• Open Access English
    Authors: 
    Gregory de Wet; Nicholas L. Balascio; William J. D'Andrea; Jostein Bakke; Raymond S. Bradley; Bianca B. Perren;
    Country: United Kingdom

    Well-dated and highly resolved paleoclimate records from high latitudes allow for a better understanding of past climate change. Lake sediments are excellent archives of environmental change, and can record processes occurring within the catchment, such as the growth or demise of an upstream glacier. Here we present a Holocene-length, multi-proxy lake sediment record from proglacial lake Gjoavatnet on the island of Amsterdamoya, northwest Svalbard. Today, Gjoavatnet receives meltwater from the Annabreen glacier and contains a record of changes in glacier activity linked to regional climate conditions. We measured changes in organic matter content, dry bulk density, bulk carbon isotopes, elemental concentrations via Itrax core-scanning, and diatom community composition to reconstruct variability in glacier extent back through time. Our reconstruction indicates that glacially derived sedimentation in the lake decreased markedly at ∼11.1 cal kyr BP, although a glacier likely persisted in the catchment until ∼8.4 cal kyr BP. During the mid-Holocene (∼8.4–1.0 cal kyr BP) there was significantly limited glacial influence in the catchment and enhanced deposition of organic-rich sediment in the lake. The deposition of organic rich sediments during this time was interrupted by at least three multi-centennial intervals of reduced organic matter accumulation (∼5.9–5.0, 2.7–2.0, and 1.7–1.5 cal kyr BP). Considering our chronological information and a sedimentological comparison with intervals of enhanced glacier input, we interpret these intervals not as glacial advances, but rather as cold/dry episodes that inhibited organic matter production in the lake and surrounding catchment. At ∼1.0 cal kyr BP, input of glacially derived sediment to Gjoavatnet abruptly increased, representing the rapid expansion of the Annabreen glacier.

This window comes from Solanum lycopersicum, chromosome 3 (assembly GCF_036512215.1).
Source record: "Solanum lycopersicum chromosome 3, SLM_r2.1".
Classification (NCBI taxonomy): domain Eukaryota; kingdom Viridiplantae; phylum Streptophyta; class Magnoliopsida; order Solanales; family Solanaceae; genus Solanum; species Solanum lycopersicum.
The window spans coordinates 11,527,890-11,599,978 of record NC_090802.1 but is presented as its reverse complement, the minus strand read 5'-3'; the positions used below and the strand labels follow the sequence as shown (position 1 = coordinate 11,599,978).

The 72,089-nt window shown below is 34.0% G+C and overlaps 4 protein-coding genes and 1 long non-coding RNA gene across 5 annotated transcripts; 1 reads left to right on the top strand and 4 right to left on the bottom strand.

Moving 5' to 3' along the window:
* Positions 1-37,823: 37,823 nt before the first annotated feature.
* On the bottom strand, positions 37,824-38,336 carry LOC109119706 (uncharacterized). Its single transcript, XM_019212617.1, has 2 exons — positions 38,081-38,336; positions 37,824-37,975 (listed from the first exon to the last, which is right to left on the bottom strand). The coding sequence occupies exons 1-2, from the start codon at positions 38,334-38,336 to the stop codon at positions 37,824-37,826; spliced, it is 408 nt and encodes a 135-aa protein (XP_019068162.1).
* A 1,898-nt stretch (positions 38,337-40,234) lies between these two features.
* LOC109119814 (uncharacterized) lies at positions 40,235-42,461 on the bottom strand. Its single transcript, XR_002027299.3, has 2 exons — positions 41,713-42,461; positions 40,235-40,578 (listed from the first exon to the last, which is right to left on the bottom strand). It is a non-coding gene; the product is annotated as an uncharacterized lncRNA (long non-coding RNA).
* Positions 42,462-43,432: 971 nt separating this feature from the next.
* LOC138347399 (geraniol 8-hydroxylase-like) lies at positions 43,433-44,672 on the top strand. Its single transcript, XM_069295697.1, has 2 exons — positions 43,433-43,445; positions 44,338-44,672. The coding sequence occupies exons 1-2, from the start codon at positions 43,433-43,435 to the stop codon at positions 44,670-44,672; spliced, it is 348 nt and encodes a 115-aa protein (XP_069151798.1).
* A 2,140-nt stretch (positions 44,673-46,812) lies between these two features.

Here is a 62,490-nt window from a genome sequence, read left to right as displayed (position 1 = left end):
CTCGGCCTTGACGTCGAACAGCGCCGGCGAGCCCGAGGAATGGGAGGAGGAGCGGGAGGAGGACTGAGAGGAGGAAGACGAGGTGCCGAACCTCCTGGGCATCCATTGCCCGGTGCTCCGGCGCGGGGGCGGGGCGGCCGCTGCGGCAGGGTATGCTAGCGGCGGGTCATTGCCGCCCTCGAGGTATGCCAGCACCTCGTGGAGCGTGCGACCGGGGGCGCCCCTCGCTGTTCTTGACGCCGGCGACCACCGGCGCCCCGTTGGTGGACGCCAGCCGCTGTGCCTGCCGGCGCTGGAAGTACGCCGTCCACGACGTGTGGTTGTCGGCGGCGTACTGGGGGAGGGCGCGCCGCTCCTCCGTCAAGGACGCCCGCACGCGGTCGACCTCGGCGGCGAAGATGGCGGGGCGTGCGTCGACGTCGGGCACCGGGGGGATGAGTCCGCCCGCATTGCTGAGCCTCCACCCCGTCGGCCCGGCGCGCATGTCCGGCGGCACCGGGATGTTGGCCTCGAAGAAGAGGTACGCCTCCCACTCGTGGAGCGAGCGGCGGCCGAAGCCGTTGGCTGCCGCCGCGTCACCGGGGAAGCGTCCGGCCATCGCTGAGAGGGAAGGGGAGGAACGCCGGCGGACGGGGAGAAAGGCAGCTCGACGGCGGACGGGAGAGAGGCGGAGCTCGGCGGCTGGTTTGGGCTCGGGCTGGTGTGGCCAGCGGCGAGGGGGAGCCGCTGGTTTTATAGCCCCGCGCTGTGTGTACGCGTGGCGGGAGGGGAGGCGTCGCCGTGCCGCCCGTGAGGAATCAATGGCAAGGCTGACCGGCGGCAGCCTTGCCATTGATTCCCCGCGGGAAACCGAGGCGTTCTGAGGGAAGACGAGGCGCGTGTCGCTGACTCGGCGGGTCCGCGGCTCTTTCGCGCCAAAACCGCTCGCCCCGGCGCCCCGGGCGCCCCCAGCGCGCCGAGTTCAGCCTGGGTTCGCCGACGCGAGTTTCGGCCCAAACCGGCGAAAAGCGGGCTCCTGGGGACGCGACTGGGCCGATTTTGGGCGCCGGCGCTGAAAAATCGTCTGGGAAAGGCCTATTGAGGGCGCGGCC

• Open Access
    Authors: 
    Remen, Mette; Nederlof, Marit; Folkedal, Ole; Thorsheim, Grethe; Sitjà-Bobadilla, Ariadna; Pérez-Sánchez, Jaume; Oppedal, Frode; Olsen, Rolf Eric;
    Publisher: Inter Research
    Countries: Netherlands, Spain
    Project: EC | AQUAEXCEL (262336)

    We investigated the effect of temperature on the limiting oxygen saturation (LOS) of gilthead sea bream Sparus aurata. This threshold was defined as the % O2 saturation where fish no longer upheld their routine metabolic rate (RMR, the metabolic rate of fed and active fish) during a progressive decline in oxygen saturation. S. aurata (398 ± 10 g, mean ± SE) were kept in 3 replicate tanks and subjected to 3 changes in temperature: 16 to 20°C, 20 to 16°C and 16 to 12°C. At each temperature, fish were left to acclimatize for 8 to 10 d, before daily feed intake (DFI), the routine oxygen consumption rate (routine MO2, mg kg-1 min-1) and the LOS were measured. In addition, at 20°C the swimming speed was measured in fish subjected to a decline in O2 from full air saturation to levels below the LOS (minimum of 8-10% O2). For the temperature range tested (12-20°C), DFI, MO2 and LOS increased exponentially with temperature (7.5-, 3.6- and 2.2-fold, respectively) with mean (± SE) LOS being 17 ± 1, 21 ± 0 and 35 ± 5% O2 at 12, 16 and 20°C, respectively. A gradual decline in swimming activity was observed as O2 declined below the LOS, indicating increasing metabolic stress and/or a 'sit-out' coping strategy which may prolong survival time in severe hypoxia. The results show the importance of temperature as an influential variable over the environmental O2 requirements of S. aurata. © The authors 2015. The study was funded by the EU Seventh Framework Programme by the AQUAEXCEL (FP7-2007-2012; grant agreement no. 262336) and the Norwegian Research Council through the Centre for Research-based Innovation in Aquaculture Technology, CREATE. Peer Reviewed

  • Open Access
    Authors: 
    Evelyn Jäkel; Tim Carlsen; André Ehrlich; Manfred Wendisch; Michael Schäfer; Sophie Rosenburg; Konstantina Nakoudi; Marco Zanatta; Gerit Birnbaum; Veit Helm; +4 more
    Publisher: MDPI
    Country: Germany
    Project: EC | MC2 (758005)